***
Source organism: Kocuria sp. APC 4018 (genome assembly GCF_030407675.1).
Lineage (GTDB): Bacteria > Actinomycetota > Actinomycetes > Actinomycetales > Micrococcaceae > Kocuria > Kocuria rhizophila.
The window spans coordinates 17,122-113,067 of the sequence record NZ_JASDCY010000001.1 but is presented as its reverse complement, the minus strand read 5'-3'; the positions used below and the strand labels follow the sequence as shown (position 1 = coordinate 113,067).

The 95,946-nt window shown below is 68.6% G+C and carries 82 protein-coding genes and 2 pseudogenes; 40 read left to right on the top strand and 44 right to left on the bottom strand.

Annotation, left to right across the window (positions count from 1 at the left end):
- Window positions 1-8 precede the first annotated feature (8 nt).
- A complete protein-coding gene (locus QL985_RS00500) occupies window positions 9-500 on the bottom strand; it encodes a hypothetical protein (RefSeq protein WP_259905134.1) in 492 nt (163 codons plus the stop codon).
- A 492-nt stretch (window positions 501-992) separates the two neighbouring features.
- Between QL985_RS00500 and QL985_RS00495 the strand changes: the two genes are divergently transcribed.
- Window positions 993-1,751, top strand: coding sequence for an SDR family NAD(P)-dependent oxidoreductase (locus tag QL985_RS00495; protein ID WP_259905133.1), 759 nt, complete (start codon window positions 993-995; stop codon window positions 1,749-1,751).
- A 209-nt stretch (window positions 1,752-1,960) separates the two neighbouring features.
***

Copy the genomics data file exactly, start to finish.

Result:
Source organism: Kocuria sp. APC 4018 (genome assembly GCF_030407675.1).
Lineage (GTDB): Bacteria > Actinomycetota > Actinomycetes > Actinomycetales > Micrococcaceae > Kocuria > Kocuria rhizophila.
The window spans coordinates 17,122-113,067 of the sequence record NZ_JASDCY010000001.1 but is presented as its reverse complement, the minus strand read 5'-3'; the positions used below and the strand labels follow the sequence as shown (position 1 = coordinate 113,067).

The 95,946-nt window shown below is 68.6% G+C and carries 82 protein-coding genes and 2 pseudogenes; 40 read left to right on the top strand and 44 right to left on the bottom strand.

Annotation, left to right across the window (positions count from 1 at the left end):
- Window positions 1-8 precede the first annotated feature (8 nt).
- A complete protein-coding gene (locus QL985_RS00500) occupies window positions 9-500 on the bottom strand; it encodes a hypothetical protein (RefSeq protein WP_259905134.1) in 492 nt (163 codons plus the stop codon).
- A 492-nt stretch (window positions 501-992) separates the two neighbouring features.
- Between QL985_RS00500 and QL985_RS00495 the strand changes: the two genes are divergently transcribed.
- Window positions 993-1,751, top strand: coding sequence for an SDR family NAD(P)-dependent oxidoreductase (locus tag QL985_RS00495; protein ID WP_259905133.1), 759 nt, complete (start codon window positions 993-995; stop codon window positions 1,749-1,751).
- A 209-nt stretch (window positions 1,752-1,960) separates the two neighbouring features.